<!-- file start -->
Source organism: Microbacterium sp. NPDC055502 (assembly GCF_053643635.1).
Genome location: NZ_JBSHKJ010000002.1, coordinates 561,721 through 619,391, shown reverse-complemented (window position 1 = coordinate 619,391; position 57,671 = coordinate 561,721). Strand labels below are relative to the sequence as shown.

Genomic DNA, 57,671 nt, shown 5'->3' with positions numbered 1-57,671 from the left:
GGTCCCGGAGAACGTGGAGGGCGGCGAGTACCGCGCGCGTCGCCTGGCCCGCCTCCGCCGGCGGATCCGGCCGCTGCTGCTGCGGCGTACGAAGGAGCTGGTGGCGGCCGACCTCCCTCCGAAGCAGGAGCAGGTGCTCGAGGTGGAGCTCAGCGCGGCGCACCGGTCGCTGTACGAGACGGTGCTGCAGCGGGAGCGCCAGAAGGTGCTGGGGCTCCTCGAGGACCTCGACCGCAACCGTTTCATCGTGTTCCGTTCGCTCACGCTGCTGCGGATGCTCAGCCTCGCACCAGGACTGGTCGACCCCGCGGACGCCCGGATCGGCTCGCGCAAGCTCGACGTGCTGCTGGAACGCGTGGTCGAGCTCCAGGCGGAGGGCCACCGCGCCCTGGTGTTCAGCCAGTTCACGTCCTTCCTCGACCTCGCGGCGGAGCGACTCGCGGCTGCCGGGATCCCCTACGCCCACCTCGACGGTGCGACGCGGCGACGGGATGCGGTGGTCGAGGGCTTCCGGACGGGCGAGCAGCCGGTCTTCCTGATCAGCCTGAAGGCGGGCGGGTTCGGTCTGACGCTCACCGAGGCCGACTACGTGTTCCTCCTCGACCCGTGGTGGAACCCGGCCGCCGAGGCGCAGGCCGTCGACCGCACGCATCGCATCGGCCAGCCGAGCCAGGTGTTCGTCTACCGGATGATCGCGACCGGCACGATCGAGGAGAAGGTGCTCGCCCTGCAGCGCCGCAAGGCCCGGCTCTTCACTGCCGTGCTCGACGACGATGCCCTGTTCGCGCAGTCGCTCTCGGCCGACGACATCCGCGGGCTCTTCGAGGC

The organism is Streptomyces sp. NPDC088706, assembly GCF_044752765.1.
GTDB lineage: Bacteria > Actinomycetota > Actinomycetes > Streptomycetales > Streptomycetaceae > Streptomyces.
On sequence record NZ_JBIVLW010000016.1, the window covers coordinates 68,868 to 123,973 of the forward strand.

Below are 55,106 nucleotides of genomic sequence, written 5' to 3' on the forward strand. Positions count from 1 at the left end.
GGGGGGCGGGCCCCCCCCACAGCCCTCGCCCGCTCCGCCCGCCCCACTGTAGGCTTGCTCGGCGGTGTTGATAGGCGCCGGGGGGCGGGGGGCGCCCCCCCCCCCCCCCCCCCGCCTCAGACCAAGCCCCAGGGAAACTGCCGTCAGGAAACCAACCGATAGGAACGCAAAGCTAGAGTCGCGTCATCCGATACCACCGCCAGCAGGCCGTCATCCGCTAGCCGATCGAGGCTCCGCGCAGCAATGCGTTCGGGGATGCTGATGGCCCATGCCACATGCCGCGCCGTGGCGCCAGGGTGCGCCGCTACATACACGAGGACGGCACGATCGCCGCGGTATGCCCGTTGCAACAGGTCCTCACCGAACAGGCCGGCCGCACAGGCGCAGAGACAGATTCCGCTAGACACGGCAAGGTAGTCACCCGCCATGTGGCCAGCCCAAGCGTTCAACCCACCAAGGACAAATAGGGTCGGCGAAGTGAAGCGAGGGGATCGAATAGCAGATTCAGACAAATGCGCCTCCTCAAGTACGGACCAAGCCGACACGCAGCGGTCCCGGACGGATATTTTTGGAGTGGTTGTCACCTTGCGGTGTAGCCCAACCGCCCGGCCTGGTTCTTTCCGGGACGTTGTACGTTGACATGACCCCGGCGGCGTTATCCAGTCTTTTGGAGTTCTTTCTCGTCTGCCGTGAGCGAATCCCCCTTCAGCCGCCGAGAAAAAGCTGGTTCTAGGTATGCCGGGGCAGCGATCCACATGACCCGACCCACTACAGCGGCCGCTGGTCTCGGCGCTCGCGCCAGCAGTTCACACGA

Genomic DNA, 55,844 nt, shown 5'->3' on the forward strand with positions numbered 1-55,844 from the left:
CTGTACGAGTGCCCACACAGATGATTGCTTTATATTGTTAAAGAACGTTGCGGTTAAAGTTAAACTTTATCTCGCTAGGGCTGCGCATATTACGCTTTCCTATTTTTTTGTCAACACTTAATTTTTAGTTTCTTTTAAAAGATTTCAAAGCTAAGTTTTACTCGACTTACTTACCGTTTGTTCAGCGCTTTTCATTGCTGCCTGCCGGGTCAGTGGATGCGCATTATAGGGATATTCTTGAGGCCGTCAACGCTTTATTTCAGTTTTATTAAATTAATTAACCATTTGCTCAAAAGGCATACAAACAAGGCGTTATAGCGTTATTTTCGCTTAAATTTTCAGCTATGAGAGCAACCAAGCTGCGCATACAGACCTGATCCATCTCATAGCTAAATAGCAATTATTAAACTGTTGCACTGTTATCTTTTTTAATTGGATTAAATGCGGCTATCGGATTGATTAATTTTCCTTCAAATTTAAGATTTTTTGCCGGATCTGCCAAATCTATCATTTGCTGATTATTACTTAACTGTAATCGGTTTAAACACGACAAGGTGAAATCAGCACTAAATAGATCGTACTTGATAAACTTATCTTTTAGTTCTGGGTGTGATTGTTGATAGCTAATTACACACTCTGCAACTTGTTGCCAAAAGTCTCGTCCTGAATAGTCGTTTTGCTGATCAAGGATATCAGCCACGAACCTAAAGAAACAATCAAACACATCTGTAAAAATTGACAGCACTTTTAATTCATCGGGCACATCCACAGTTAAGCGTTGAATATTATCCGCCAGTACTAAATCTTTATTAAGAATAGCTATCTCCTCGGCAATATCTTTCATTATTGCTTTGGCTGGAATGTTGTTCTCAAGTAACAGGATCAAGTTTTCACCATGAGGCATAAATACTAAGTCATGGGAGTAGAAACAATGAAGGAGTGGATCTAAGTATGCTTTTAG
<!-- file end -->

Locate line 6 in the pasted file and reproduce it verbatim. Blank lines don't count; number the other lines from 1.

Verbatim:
GTDB lineage: Bacteria > Actinomycetota > Actinomycetes > Streptomycetales > Streptomycetaceae > Streptomyces.